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Jeff Land

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EASTER: Helping your child learn what it’s all about

NASHVILLE (BP) -- Our oldest son, Reed, started coming to the regular church service this year with my wife and me. As someone who works in children's ministry, I've always had strong beliefs about children's worship and certain opinions about how parents should help their kids get the most out of the service. It was, however, quite scary when I faced the idea of taking my own child to worship. At 5, Reed is an electronic guru. He's also an active kid, so I knew that keeping him engaged in the service would be hard. I determined that I didn't want to pacify him with my phone, so my wife Abbey and I decided that we'd have a few rules. [QUOTE@left@180="If you stop at the crucifixion, your child misses the glorious resurrection."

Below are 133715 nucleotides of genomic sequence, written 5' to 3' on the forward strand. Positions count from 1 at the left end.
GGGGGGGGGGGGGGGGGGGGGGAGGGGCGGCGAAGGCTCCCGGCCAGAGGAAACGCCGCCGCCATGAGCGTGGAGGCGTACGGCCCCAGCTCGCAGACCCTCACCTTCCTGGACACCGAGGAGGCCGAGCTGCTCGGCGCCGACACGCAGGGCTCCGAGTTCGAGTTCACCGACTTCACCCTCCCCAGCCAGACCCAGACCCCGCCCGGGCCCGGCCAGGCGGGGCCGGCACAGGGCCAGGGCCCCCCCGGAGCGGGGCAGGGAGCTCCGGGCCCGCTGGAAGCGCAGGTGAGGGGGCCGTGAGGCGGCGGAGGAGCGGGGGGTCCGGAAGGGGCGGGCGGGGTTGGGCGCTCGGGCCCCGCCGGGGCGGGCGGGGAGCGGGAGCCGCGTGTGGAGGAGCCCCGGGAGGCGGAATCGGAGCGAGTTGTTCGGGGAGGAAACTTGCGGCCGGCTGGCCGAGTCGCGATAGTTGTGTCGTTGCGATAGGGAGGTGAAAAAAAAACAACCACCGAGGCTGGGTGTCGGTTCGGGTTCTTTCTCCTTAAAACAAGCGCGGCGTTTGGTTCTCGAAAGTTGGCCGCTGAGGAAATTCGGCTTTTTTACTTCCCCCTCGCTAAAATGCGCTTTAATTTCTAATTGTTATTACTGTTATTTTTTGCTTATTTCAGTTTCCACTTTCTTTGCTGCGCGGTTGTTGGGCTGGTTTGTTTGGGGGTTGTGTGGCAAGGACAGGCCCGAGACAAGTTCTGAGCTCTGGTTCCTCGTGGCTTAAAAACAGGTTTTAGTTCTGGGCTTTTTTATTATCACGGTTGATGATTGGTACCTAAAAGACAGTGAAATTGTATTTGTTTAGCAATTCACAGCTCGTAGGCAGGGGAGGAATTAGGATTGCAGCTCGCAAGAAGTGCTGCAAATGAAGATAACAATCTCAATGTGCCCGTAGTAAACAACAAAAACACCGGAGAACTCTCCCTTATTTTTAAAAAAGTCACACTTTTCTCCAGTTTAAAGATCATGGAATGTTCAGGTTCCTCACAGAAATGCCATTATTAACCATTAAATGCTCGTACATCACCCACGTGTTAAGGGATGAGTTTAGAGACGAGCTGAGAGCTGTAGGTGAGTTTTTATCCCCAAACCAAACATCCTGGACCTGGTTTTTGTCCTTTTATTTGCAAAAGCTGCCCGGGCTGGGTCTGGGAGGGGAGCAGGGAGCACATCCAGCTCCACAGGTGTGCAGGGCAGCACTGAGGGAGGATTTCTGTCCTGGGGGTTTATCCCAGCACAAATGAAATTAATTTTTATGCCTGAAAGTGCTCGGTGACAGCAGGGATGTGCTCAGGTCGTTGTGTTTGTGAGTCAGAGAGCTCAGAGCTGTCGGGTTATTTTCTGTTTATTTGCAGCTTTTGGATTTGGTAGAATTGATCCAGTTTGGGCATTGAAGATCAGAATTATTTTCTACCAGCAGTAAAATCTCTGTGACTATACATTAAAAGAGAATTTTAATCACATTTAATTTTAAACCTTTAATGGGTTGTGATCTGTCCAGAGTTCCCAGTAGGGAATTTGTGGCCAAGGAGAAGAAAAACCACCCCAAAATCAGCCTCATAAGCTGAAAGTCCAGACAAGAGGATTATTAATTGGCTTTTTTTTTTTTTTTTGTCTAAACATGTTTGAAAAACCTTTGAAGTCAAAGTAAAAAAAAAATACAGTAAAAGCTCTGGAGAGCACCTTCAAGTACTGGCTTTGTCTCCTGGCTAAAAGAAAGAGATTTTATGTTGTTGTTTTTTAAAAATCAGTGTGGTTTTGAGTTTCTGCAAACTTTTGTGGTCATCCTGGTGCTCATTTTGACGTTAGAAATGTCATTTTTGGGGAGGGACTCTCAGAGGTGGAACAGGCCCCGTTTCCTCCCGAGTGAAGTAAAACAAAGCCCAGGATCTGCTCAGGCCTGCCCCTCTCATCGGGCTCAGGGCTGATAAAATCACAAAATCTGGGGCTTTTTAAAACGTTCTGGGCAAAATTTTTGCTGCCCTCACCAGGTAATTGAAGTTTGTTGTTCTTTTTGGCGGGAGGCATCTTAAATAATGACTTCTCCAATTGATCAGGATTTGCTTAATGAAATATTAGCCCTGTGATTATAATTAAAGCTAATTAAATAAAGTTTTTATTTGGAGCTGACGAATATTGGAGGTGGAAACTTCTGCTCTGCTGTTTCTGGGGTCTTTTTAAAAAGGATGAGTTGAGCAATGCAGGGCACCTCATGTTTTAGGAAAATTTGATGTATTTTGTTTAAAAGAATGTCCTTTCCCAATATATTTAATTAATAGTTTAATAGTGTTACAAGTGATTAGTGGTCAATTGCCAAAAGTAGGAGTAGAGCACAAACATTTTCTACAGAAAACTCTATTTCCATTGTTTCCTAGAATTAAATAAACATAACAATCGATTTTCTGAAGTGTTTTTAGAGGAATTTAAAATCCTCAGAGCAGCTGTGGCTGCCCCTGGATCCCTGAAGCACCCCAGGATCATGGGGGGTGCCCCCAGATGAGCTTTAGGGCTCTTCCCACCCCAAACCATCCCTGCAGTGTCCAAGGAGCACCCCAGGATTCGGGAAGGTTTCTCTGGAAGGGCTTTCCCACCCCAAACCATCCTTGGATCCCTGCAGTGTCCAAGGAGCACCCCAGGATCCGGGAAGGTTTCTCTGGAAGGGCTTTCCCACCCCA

-- Jeff Land, LifeWay Christian Resources]During the music portion of the worship service, Reed would be required to stand when we stood. In addition, he'd use the Bible during the Scripture reading, and while the pastor preached, he could draw in his notebook. When the time came, that plan worked for about five minutes. Believe me, I was tempted to give him my phone! But then something great happened. Reed's first day in big church was the day our church observed the Lord's Supper, and as the deacons served the bread, Reed started asking all kinds of questions: Why can't I eat it? How could that be Jesus' body? What does it taste like? With each question, I became more convinced that Reed's little mind could handle more information than I previously thought. Then we took the cup. Reed had even more questions: Is that really Jesus' blood? It's just grape juice, isn't it? Why would you drink blood? Abbey and I took turns answering Reed's litany of questions. The next time we took the Lord's Supper, Reed quietly whispered to us what he remembered from the first time and asked more questions he'd been pondering. Easter is a great time for parents to teach their kids about Christ's death and resurrection. It's also a time that many parents appreciate their kids' Sunday School teachers doing the same because it's hard to gauge what to share and what not to share. Imagine explaining to your 3-year-old that even though Jesus never disobeyed His parents and never did anything wrong, He was beaten, spat upon and then hung on a cross. Christ's obedience to His Father and His love for us is what led Him to the cross. The beauty of Easter is foreshadowed by the darkness of Good Friday. You should take every opportunity with your kids to share the hope of Jesus' miraculous life as well as the love and obedience He showed on the cross. Here are a few ways to share the beauty of Easter with your kids: Avoid the trap of a commercialized Easter. For our family, we've chosen not to have the Easter Bunny. Abbey and I felt that introducing its existence to our kids would take away from the Easter message that we want our kids to know. We want to keep Easter a sacred day in our home and help our kids know that it's something special. Getting caught up with the worldly view of Easter can create confusion for your kids, who may learn that Easter is more about coloring eggs and getting baskets than the resurrection of our Savior. Tell the whole story. Though you might not share all the details of Christ's trial, persecution and crucifixion, you should share key parts of the biblical text with your child. Depending on your child's ability to comprehend, you can adjust the information you share. Your child should know that Jesus was judged unfairly, died on a cross and rose again. If you stop at the crucifixion, your child misses the glorious resurrection. If you start at the resurrection, your child misses Christ's payment on the cross for our sins. The whole Easter story is transformational. Focus on Jesus. He's the hero of the story. Remind your child about His life and teachings. Talk about His perfect nature as the Son of God. ...